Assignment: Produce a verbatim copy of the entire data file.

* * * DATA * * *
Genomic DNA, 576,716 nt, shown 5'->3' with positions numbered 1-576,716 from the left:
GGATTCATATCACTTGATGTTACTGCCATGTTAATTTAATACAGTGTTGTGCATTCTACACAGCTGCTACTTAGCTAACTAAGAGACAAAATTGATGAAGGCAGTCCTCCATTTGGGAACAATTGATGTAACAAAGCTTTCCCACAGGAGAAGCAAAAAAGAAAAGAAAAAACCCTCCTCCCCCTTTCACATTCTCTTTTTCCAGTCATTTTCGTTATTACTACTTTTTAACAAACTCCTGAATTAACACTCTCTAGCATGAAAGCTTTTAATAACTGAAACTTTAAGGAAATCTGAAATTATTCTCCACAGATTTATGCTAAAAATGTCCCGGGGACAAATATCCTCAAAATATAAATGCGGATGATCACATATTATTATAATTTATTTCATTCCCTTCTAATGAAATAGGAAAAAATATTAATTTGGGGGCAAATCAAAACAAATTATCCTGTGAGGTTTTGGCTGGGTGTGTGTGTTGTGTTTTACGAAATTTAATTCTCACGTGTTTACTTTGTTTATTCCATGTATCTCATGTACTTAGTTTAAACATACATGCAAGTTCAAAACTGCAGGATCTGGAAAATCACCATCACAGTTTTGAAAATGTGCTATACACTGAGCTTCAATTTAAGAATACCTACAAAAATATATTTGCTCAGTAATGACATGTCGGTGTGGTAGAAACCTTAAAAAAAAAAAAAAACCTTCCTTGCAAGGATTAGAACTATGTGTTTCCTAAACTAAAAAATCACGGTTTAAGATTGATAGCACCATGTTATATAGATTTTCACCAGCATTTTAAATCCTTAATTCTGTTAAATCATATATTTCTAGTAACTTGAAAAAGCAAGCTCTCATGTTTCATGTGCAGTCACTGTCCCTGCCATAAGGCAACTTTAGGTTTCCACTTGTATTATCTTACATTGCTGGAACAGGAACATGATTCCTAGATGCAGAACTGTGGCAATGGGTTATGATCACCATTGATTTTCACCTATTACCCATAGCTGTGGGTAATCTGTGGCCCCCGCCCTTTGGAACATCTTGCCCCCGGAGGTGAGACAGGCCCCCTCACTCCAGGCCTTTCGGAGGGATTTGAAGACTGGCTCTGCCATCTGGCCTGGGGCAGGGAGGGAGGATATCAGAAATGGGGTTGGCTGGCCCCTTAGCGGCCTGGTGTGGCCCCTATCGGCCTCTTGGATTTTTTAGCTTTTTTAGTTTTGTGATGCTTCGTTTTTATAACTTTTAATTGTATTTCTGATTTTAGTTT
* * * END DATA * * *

Genomic DNA, 576,716 nt, shown 5'->3' with positions numbered 1-576,716 from the left:
GGATTCATATCACTTGATGTTACTGCCATGTTAATTTAATACAGTGTTGTGCATTCTACACAGCTGCTACTTAGCTAACTAAGAGACAAAATTGATGAAGGCAGTCCTCCATTTGGGAACAATTGATGTAACAAAGCTTTCCCACAGGAGAAGCAAAAAAGAAAAGAAAAAACCCTCCTCCCCCTTTCACATTCTCTTTTTCCAGTCATTTTCGTTATTACTACTTTTTAACAAACTCCTGAATTAACACTCTCTAGCATGAAAGCTTTTAATAACTGAAACTTTAAGGAAATCTGAAATTATTCTCCACAGATTTATGCTAAAAATGTCCCGGGGACAAATATCCTCAAAATATAAATGCGGATGATCACATATTATTATAATTTATTTCATTCCCTTCTAATGAAATAGGAAAAAATATTAATTTGGGGGCAAATCAAAACAAATTATCCTGTGAGGTTTTGGCTGGGTGTGTGTGTTGTGTTTTACGAAATTTAATTCTCACGTGTTTACTTTGTTTATTCCATGTATCTCATGTACTTAGTTTAAACATACATGCAAGTTCAAAACTGCAGGATCTGGAAAATCACCATCACAGTTTTGAAAATGTGCTATACACTGAGCTTCAATTTAAGAATACCTACAAAAATATATTTGCTCAGTAATGACATGTCGGTGTGGTAGAAACCTTAAAAAAAAAAAAAAACCTTCCTTGCAAGGATTAGAACTATGTGTTTCCTAAACTAAAAAATCACGGTTTAAGATTGATAGCACCATGTTATATAGATTTTCACCAGCATTTTAAATCCTTAATTCTGTTAAATCATATATTTCTAGTAACTTGAAAAAGCAAGCTCTCATGTTTCATGTGCAGTCACTGTCCCTGCCATAAGGCAACTTTAGGTTTCCACTTGTATTATCTTACATTGCTGGAACAGGAACATGATTCCTAGATGCAGAACTGTGGCAATGGGTTATGATCACCATTGATTTTCACCTATTACCCATAGCTGTGGGTAATCTGTGGCCCCCGCCCTTTGGAACATCTTGCCCCCGGAGGTGAGACAGGCCCCCTCACTCCAGGCCTTTCGGAGGGATTTGAAGACTGGCTCTGCCATCTGGCCTGGGGCAGGGAGGGAGGATATCAGAAATGGGGTTGGCTGGCCCCTTAGCGGCCTGGTGTGGCCCCTATCGGCCTCTTGGATTTTTTAGCTTTTTTAGTTTTGTGATGCTTCGTTTTTATAACTTTTAATTGTATTTCTGATTTTAGTTT